The vaccination system exploits the memory of the immune system: a vaccine that produces memory cells is injected into the person to be immunized to make the body immune.
The vaccine is a preparation that resembles the pathogen because it contains antigens, that is, the same infectious agents that cause the disease (but rendered harmless to prevent them from being dangerous).
If we inject ourselves with a vaccine, our immune system recognizes it as foreign and within two to three weeks produces antibodies that neutralize it and specialized cells (T lymphocytes) that attack it. Thus, when we encounter the pathogen, our immune system reacts immediately, defending us from the disease.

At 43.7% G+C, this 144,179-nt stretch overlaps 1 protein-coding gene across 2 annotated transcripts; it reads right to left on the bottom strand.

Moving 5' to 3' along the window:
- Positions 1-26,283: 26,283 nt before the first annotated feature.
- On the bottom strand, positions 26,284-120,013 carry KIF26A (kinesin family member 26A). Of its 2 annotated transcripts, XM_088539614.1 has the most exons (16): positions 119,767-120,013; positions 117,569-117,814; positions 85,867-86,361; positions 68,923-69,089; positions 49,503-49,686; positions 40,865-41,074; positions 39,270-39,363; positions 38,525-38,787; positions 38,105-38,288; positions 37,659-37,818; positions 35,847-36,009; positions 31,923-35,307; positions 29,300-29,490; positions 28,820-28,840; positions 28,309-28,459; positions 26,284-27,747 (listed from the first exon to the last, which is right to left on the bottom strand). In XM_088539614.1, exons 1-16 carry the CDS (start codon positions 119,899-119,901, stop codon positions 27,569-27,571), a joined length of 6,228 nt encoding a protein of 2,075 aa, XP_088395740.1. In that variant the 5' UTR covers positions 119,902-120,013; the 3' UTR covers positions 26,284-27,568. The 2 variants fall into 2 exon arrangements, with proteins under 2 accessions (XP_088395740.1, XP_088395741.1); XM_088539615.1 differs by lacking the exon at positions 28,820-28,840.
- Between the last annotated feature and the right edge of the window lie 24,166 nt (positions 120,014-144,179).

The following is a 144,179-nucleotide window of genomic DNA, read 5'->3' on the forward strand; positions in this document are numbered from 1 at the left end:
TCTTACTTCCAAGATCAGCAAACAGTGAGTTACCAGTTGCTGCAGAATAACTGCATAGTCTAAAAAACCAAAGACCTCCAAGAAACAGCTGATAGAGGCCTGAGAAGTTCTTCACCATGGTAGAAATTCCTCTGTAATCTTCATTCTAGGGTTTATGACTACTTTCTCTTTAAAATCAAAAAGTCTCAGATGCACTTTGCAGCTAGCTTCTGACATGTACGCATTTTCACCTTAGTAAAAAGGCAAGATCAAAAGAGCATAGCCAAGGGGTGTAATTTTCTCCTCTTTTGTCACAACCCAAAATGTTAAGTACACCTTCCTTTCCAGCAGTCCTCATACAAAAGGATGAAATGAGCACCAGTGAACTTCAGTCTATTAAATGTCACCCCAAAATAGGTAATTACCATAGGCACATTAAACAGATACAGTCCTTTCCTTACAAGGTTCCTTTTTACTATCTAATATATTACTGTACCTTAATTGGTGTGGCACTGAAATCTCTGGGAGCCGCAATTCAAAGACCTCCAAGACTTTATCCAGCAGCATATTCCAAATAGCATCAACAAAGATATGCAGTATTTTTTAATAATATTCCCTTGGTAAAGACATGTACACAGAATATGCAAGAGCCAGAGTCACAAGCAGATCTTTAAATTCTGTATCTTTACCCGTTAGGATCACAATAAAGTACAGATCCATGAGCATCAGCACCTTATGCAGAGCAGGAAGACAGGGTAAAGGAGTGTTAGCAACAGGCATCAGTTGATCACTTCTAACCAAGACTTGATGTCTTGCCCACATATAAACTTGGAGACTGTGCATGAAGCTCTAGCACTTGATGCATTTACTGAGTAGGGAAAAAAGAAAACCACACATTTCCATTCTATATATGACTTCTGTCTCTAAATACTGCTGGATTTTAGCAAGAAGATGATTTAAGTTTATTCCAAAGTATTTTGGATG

Vaccines reduce risks of getting a disease by working with your body’s natural defenses to build protection. When you get a vaccine, your immune system responds. Immunization saves millions of lives every year.
Different from vaccine is serum, although they are often considered synonymous.
Serum is the fluid taken from blood, consisting of fibrinogen-free plasma, factor VIII, factor V, and prothrombin. To obtain fibrinogen-free plasma, coagulation is waited for after blood is drawn. Then the liquid part of the blood is separated from the corpuscular part and serum is obtained.
Serum also contains the antibodies we have produced in our repeated encounters with the various pathogens and vaccines encountered in our lives.